In Du Gia, we paused at a simple roadside restaurant to enjoy a welcome lunch of spring rolls, morning glory and pork fried with garlic, before making our way to Du Gia Homestay. Set in a solid wooden house on stilts among emerald green rice fields, the homestay looked like an idyllic spot to rest up. However, we still had a long way to travel, so we set off again towards the town of Yen Minh.
For centuries, this difficult terrain has been inhabited by various ethnic minorities, whose lives are clearly tough. Along the way, we passed locals carrying huge bundles of firewood or dried corn plants. Minh explained that corn is one of the few crops that grow in this harsh landscape, and that people use it not only for feeding themselves and their animals, but also for brewing a potent corn wine. Nothing goes to waste; even the husks and stems are used as fuel.
We soon discovered just how powerful the corn wine was at our next homestay in Ma Le. During dinner, our youthful host Dzung kept topping up our cups in an effusive display of hospitality. “Chúc súc khoe!” he exclaimed with a grin, wishing us good health as we clinked our glasses and downed yet another shot of what he called “happy water”.
Dzung is a kinh (ethnic Vietnamese) who is teaching a local Giay family how to run Ma Le Homestay as a way of supplementing their farming income. “These homestays are a great idea,” he mused. “Most travellers are curious about the Vietnamese way of life, and the locals are glad for the extra money.”
At Lung Cu Tower the next morning, where Minh is recounting the region’s violent history, it’s hard to believe we are talking about the same place. With his words weighing on our minds, we make our way to the Sunday market in Dong Van, where locals from outlying villages congregate every week, dressed in their best. Our moods are lifted by the vivid scenes: buffaloes, pigs, chickens, corn wine and bolts of cloth are being traded at every turn. The satins and sequins of the traditional outfits we see clearly demonstrate the diversity of people that call this region home.
Just a dozen kilometres from Dong Van, on our way to the district of Meo Vac, we find ourselves navigating the Ma Pi Leng Pass. The road snakes around the face of a sheer cliff; below, the Nho Que River slides through a dramatic canyon. Minh grins when he sees the slack-jawed expression on my face. While the park might be a geologist’s idea of heaven, its magical landscapes have the power to inspire sheer awe in the layman, too – and I am utterly spellbound.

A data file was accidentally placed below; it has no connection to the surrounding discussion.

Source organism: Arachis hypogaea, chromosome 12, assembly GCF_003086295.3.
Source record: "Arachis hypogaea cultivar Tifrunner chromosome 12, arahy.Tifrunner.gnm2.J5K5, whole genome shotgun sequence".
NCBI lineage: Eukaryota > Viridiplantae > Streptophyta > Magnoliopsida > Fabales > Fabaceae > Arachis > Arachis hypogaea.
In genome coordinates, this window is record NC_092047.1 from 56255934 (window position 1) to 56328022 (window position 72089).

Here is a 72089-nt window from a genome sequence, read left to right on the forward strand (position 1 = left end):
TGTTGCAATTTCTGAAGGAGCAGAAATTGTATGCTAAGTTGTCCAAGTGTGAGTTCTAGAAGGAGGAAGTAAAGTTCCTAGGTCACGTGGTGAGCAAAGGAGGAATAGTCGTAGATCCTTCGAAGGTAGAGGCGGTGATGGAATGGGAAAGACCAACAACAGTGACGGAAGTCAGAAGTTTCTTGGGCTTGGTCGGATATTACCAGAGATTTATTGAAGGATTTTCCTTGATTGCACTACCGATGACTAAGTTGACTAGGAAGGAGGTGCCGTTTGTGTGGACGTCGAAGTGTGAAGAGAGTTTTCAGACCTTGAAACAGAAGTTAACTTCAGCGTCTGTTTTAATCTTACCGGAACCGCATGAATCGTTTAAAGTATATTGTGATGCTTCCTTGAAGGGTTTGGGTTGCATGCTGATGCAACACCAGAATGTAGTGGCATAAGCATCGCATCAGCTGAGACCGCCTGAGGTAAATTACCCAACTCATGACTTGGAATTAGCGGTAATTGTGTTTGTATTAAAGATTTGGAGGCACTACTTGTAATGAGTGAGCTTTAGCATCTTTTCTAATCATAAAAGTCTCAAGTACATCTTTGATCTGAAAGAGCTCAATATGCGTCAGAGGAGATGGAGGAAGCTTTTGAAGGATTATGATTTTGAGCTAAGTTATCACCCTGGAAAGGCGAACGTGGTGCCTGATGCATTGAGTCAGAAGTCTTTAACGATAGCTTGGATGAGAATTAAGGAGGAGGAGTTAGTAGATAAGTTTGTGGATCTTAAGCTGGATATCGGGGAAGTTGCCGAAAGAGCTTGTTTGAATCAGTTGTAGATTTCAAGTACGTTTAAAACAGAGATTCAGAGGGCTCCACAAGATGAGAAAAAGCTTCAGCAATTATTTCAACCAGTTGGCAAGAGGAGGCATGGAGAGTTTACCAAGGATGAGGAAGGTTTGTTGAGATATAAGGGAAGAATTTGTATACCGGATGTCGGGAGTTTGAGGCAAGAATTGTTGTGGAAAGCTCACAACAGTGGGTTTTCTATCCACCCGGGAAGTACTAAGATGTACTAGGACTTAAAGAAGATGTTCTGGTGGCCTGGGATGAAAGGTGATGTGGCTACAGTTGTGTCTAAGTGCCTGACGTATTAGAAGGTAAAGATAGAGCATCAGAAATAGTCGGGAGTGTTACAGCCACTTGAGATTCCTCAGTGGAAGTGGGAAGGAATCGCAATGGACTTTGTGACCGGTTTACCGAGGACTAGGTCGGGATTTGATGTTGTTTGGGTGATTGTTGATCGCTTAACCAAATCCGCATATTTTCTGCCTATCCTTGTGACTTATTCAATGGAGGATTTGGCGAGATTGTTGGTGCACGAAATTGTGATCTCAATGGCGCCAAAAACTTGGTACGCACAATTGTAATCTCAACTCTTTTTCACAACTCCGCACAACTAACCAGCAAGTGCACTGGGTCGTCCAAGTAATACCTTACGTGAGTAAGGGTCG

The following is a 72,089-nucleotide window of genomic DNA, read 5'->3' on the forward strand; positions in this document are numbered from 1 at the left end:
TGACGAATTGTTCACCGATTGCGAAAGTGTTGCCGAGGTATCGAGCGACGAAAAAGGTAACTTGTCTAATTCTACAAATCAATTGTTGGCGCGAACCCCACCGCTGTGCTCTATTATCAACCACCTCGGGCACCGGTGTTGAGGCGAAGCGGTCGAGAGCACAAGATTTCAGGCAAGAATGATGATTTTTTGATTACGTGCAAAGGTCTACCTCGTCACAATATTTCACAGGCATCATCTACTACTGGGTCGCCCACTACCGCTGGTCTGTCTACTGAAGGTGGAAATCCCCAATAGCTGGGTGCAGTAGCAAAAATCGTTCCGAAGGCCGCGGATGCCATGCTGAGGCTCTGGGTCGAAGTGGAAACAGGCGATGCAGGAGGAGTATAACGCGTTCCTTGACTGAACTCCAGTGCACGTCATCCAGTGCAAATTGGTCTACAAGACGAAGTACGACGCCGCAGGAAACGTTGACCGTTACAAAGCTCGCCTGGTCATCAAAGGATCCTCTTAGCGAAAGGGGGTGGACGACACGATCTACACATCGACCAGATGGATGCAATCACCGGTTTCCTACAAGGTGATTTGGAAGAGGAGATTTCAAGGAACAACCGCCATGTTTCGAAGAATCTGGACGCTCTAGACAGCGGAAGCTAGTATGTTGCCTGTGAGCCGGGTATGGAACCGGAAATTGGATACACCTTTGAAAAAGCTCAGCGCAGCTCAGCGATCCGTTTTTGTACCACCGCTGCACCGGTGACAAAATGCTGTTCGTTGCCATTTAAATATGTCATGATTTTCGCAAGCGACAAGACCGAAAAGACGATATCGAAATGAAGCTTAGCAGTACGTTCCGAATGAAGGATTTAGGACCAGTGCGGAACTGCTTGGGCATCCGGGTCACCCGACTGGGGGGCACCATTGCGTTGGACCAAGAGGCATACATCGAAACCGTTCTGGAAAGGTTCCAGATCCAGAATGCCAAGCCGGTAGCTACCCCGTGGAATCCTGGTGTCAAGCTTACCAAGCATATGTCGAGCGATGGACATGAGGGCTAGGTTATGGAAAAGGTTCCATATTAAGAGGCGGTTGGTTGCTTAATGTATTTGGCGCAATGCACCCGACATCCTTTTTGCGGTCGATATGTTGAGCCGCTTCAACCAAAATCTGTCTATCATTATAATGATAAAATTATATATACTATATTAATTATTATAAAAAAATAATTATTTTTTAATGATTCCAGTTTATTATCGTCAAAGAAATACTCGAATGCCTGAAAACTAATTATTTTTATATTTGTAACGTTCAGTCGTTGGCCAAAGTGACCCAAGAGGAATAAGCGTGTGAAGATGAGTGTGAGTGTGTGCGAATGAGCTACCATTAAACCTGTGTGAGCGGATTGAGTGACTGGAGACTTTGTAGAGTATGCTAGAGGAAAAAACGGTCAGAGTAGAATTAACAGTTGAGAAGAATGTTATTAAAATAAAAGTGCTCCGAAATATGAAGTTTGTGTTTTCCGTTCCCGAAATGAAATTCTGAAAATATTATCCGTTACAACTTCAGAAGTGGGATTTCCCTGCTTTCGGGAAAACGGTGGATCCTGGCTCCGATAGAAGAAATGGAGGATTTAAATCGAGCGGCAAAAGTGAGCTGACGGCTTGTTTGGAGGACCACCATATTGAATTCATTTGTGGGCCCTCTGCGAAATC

Set in stone
The Dong Van Karst Plateau Geopark provides evidence of major tectonic events that date back to the Cambrian Period around 500 million years ago. The porous nature of karst limestone, combined with thousands of years of erosion by wind and water, is responsible for many of the area’s striking features, which include steep canyons, underground rivers, vast caves and “rock gardens”, where boulders standing in fields appear to assume the forms of animals. Thousands of fossils have been found here, including previously unknown species.
Regular buses connect Hanoi with Ha Giang, covering the 300km in six to seven hours. Local buses travel between Ha Giang and Dong Van, but it’s easier to rent your own transport to explore the park. Try renting a 4×4 or a bike at Cuong’s Motorbike Adventure in Hanoi or Vision Travel in Ha Giang.
All visitors need a US$10 permit to enter the geopark. It is available at hotels en route or at the Immigration Office in Ha Giang (415a Tran Phu; +84 69 242 9184).
Please check the establishments’ respective websites for opening hours as well as booking and seating requirements before visiting, and remember to adhere to safe-distancing measures while out and about.
This article was originally published in the September 2017 issue of Silkwinds magazine